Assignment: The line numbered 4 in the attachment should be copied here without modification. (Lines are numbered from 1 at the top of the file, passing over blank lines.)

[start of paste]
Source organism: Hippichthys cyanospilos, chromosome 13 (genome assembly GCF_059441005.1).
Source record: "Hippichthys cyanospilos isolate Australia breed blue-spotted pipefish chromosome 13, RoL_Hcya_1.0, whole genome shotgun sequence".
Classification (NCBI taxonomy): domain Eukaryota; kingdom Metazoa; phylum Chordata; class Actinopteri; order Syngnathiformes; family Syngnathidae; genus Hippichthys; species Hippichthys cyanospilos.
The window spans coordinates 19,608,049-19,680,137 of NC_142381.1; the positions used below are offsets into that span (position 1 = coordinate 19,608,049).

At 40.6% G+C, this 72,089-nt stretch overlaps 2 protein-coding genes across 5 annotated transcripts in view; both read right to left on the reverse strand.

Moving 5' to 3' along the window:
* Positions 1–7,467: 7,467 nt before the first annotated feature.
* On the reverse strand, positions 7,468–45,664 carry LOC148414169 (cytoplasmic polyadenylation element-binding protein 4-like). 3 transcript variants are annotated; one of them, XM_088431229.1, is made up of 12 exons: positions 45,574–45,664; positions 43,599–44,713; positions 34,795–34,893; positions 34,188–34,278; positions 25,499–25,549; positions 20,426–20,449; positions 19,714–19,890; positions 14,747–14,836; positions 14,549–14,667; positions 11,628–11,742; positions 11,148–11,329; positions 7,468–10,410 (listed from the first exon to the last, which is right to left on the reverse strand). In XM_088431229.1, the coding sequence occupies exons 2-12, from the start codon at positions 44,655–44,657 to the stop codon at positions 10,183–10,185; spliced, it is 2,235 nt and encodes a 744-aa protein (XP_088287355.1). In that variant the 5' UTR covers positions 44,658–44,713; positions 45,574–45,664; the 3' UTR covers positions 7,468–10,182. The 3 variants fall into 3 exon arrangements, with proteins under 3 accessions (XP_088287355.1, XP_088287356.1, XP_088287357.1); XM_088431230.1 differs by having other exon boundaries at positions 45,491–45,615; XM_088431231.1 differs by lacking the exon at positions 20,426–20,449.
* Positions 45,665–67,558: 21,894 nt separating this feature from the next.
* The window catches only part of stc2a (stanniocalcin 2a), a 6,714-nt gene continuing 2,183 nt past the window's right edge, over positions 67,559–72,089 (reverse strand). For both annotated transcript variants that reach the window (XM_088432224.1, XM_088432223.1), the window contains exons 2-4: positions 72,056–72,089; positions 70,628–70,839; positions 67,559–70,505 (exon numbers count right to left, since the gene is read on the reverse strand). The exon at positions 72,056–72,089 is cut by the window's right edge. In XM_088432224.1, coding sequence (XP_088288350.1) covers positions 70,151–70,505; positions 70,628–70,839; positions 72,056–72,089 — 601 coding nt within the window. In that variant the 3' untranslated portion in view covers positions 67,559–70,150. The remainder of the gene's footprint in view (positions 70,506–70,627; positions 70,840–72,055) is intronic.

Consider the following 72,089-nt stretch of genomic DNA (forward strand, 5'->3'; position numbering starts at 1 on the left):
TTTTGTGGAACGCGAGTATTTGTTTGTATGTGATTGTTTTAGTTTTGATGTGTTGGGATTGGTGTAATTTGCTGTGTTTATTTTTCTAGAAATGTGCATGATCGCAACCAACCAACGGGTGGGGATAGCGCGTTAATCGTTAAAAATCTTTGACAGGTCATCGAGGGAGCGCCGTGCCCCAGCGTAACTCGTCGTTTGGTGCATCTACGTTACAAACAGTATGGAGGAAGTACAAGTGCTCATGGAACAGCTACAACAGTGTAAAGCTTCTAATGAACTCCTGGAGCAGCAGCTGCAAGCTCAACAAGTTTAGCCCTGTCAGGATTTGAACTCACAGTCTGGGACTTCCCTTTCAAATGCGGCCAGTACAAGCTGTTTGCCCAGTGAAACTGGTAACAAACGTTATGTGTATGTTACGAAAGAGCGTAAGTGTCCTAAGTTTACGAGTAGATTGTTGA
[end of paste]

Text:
The window spans coordinates 19,608,049-19,680,137 of NC_142381.1; the positions used below are offsets into that span (position 1 = coordinate 19,608,049).